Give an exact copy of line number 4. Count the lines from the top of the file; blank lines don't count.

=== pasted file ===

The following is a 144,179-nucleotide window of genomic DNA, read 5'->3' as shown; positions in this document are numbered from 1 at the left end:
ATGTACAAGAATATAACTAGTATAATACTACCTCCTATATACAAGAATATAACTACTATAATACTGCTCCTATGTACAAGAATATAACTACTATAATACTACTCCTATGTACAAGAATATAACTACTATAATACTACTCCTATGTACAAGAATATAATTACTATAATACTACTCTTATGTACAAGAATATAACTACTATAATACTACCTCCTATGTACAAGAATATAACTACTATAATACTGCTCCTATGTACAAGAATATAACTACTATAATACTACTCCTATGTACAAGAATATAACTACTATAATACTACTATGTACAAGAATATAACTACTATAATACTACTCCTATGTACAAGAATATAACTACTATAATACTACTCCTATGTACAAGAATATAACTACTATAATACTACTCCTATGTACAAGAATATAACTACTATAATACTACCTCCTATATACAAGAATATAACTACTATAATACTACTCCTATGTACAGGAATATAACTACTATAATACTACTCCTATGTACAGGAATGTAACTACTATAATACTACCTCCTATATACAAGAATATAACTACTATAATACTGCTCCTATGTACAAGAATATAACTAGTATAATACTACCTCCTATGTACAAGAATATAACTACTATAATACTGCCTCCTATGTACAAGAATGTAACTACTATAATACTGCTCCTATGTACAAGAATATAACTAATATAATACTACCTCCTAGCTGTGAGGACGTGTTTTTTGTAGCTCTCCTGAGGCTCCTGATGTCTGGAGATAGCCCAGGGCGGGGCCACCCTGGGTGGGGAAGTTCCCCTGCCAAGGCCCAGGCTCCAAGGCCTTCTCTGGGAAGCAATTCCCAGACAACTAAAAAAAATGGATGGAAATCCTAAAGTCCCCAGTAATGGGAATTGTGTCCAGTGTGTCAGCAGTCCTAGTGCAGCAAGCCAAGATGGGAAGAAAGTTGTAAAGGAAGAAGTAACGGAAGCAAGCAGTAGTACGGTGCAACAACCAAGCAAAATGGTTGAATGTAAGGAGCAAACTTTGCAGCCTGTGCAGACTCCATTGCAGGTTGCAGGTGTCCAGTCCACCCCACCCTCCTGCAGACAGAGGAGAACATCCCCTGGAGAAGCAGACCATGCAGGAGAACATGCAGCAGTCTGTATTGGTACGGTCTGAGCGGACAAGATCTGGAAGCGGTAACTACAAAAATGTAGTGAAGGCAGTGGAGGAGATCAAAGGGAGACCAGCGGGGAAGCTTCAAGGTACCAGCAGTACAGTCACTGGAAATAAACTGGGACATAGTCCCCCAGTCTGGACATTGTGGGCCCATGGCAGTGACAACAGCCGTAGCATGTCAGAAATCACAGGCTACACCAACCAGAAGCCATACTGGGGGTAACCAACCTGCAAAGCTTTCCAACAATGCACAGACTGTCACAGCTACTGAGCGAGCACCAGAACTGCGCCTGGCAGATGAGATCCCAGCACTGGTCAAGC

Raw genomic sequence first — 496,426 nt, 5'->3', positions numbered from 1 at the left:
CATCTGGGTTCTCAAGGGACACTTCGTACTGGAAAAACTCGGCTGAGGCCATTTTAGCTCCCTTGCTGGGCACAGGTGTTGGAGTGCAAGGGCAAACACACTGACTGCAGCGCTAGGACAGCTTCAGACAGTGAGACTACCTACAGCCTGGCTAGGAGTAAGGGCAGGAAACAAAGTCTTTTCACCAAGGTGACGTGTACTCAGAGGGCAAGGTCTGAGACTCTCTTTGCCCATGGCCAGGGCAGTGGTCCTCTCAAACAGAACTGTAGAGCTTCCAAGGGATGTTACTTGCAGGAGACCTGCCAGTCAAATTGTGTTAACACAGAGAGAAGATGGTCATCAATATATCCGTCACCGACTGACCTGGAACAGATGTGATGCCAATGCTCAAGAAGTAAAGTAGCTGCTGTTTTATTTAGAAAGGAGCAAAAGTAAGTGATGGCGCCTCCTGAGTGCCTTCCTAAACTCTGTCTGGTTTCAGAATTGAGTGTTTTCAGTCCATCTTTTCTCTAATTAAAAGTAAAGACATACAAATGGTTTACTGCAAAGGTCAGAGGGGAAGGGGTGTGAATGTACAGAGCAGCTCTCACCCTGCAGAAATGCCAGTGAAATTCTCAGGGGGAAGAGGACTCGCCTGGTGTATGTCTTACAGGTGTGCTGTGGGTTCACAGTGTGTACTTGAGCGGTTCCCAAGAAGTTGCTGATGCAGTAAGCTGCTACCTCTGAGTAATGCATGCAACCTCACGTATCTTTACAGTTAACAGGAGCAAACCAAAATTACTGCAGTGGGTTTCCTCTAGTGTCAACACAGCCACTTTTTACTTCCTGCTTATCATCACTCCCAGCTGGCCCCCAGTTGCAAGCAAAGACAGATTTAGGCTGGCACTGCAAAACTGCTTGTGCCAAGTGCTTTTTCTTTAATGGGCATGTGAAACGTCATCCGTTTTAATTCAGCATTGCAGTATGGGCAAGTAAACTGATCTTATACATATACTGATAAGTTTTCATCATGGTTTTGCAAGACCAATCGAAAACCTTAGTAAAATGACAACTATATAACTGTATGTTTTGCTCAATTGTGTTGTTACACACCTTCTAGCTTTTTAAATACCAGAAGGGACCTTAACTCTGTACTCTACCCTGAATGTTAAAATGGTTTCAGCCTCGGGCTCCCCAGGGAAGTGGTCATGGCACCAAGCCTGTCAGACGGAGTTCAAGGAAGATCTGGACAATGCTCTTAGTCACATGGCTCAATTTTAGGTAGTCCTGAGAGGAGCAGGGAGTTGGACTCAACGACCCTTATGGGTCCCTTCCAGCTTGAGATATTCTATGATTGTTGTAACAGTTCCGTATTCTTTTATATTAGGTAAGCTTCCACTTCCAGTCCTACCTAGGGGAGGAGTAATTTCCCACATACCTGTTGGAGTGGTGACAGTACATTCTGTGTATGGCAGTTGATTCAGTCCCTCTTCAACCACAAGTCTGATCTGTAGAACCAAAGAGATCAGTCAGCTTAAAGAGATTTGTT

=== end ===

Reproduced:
CATCTGGGTTCTCAAGGGACACTTCGTACTGGAAAAACTCGGCTGAGGCCATTTTAGCTCCCTTGCTGGGCACAGGTGTTGGAGTGCAAGGGCAAACACACTGACTGCAGCGCTAGGACAGCTTCAGACAGTGAGACTACCTACAGCCTGGCTAGGAGTAAGGGCAGGAAACAAAGTCTTTTCACCAAGGTGACGTGTACTCAGAGGGCAAGGTCTGAGACTCTCTTTGCCCATGGCCAGGGCAGTGGTCCTCTCAAACAGAACTGTAGAGCTTCCAAGGGATGTTACTTGCAGGAGACCTGCCAGTCAAATTGTGTTAACACAGAGAGAAGATGGTCATCAATATATCCGTCACCGACTGACCTGGAACAGATGTGATGCCAATGCTCAAGAAGTAAAGTAGCTGCTGTTTTATTTAGAAAGGAGCAAAAGTAAGTGATGGCGCCTCCTGAGTGCCTTCCTAAACTCTGTCTGGTTTCAGAATTGAGTGTTTTCAGTCCATCTTTTCTCTAATTAAAAGTAAAGACATACAAATGGTTTACTGCAAAGGTCAGAGGGGAAGGGGTGTGAATGTACAGAGCAGCTCTCACCCTGCAGAAATGCCAGTGAAATTCTCAGGGGGAAGAGGACTCGCCTGGTGTATGTCTTACAGGTGTGCTGTGGGTTCACAGTGTGTACTTGAGCGGTTCCCAAGAAGTTGCTGATGCAGTAAGCTGCTACCTCTGAGTAATGCATGCAACCTCACGTATCTTTACAGTTAACAGGAGCAAACCAAAATTACTGCAGTGGGTTTCCTCTAGTGTCAACACAGCCACTTTTTACTTCCTGCTTATCATCACTCCCAGCTGGCCCCCAGTTGCAAGCAAAGACAGATTTAGGCTGGCACTGCAAAACTGCTTGTGCCAAGTGCTTTTTCTTTAATGGGCATGTGAAACGTCATCCGTTTTAATTCAGCATTGCAGTATGGGCAAGTAAACTGATCTTATACATATACTGATAAGTTTTCATCATGGTTTTGCAAGACCAATCGAAAACCTTAGTAAAATGACAACTATATAACTGTATGTTTTGCTCAATTGTGTTGTTACACACCTTCTAGCTTTTTAAATACCAGAAGGGACCTTAACTCTGTACTCTACCCTGAATGTTAAAATGGTTTCAGCCTCGGGCTCCCCAGGGAAGTGGTCATGGCACCAAGCCTGTCAGACGGAGTTCAAGGAAGATCTGGACAATGCTCTTAGTCACATGGCTCAATTTTAGGTAGTCCTGAGAGGAGCAGGGAGTTGGACTCAACGACCCTTATGGGTCCCTTCCAGCTTGAGATATTCTATGATTGTTGTAACAGTTCCGTATTCTTTTATATTAGGTAAGCTTCCACTTCCAGTCCTACCTAGGGGAGGAGTAATTTCCCACATACCTGTTGGAGTGGTGACAGTACATTCTGTGTATGGCAGTTGATTCAGTCCCTCTTCAACCACAAGTCTGATCTGTAGAACCAAAGAGATCAGTCAGCTTAAAGAGATTTGTT